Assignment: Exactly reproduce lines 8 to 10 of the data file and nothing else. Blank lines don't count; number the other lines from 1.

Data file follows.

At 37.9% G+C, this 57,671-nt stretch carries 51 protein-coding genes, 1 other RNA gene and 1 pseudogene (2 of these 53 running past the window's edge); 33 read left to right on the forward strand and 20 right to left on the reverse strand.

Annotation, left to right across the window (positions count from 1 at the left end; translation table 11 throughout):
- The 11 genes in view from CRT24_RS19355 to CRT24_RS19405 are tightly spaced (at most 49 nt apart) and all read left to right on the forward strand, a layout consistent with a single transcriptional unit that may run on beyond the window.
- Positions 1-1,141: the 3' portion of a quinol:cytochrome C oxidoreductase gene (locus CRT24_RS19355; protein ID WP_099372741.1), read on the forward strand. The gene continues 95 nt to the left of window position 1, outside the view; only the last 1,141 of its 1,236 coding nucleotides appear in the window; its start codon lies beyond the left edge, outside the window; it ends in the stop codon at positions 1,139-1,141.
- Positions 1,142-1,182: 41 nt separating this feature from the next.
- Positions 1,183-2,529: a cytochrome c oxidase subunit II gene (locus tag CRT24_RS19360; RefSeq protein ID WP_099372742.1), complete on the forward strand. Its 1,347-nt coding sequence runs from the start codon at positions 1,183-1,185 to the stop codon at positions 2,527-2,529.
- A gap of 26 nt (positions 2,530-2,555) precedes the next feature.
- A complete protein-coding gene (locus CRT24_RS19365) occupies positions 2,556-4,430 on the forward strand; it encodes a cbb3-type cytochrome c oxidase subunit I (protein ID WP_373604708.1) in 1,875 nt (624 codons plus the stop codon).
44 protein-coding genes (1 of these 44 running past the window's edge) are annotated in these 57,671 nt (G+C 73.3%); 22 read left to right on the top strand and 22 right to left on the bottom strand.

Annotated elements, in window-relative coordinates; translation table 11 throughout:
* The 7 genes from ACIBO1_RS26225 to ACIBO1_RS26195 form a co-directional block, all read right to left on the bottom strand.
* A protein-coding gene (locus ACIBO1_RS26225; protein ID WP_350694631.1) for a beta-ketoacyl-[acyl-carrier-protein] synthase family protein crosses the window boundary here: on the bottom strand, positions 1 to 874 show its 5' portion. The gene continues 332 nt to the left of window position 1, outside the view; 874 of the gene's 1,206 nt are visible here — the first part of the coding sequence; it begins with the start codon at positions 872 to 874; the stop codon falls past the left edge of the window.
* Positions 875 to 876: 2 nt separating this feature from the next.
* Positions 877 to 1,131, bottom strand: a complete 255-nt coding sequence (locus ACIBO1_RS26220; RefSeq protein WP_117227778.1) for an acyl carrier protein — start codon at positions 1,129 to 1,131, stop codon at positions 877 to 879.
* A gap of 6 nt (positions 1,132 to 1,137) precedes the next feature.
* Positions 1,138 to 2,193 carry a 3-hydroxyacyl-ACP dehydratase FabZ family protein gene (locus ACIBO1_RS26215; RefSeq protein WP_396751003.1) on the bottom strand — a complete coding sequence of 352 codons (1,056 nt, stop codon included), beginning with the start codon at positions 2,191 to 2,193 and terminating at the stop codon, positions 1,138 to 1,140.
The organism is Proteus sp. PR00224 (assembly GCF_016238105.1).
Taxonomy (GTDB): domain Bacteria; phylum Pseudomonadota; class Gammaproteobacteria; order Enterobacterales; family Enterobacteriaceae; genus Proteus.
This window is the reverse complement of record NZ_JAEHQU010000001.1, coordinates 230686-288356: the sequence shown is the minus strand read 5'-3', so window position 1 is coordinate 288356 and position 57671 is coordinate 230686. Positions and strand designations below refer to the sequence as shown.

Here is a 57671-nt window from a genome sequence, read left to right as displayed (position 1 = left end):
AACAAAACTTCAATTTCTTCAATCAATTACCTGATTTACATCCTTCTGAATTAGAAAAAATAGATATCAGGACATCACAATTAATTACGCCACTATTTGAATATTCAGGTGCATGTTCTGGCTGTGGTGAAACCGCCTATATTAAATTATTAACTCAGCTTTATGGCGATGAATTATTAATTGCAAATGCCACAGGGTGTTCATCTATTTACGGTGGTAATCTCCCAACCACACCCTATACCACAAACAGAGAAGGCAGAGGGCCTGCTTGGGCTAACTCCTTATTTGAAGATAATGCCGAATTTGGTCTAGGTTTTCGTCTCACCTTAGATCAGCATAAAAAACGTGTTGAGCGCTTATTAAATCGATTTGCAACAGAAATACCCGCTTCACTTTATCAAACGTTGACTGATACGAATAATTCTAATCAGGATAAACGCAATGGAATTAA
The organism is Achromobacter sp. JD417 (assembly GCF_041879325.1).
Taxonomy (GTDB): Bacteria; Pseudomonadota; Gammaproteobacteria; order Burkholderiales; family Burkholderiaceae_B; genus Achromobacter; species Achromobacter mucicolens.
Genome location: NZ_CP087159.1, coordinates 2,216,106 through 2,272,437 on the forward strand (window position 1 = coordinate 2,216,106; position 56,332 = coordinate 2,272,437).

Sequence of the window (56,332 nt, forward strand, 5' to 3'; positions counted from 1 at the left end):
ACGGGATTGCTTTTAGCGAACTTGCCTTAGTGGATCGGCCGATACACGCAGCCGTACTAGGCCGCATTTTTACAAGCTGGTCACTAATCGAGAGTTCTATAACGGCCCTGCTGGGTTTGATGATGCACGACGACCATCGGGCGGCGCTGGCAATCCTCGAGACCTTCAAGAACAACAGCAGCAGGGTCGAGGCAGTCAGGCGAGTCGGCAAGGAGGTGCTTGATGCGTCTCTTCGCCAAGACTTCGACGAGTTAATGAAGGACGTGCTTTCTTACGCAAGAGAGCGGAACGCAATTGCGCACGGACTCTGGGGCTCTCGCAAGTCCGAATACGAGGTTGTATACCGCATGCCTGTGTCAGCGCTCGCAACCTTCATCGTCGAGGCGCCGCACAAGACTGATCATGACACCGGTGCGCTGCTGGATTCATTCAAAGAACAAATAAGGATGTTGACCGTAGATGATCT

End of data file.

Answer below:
- A complete protein-coding gene (locus CRT24_RS19365) occupies positions 2,556-4,430 on the forward strand; it encodes a cbb3-type cytochrome c oxidase subunit I (protein ID WP_373604708.1) in 1,875 nt (624 codons plus the stop codon).
44 protein-coding genes (1 of these 44 running past the window's edge) are annotated in these 57,671 nt (G+C 73.3%); 22 read left to right on the top strand and 22 right to left on the bottom strand.

Annotated elements, in window-relative coordinates; translation table 11 throughout: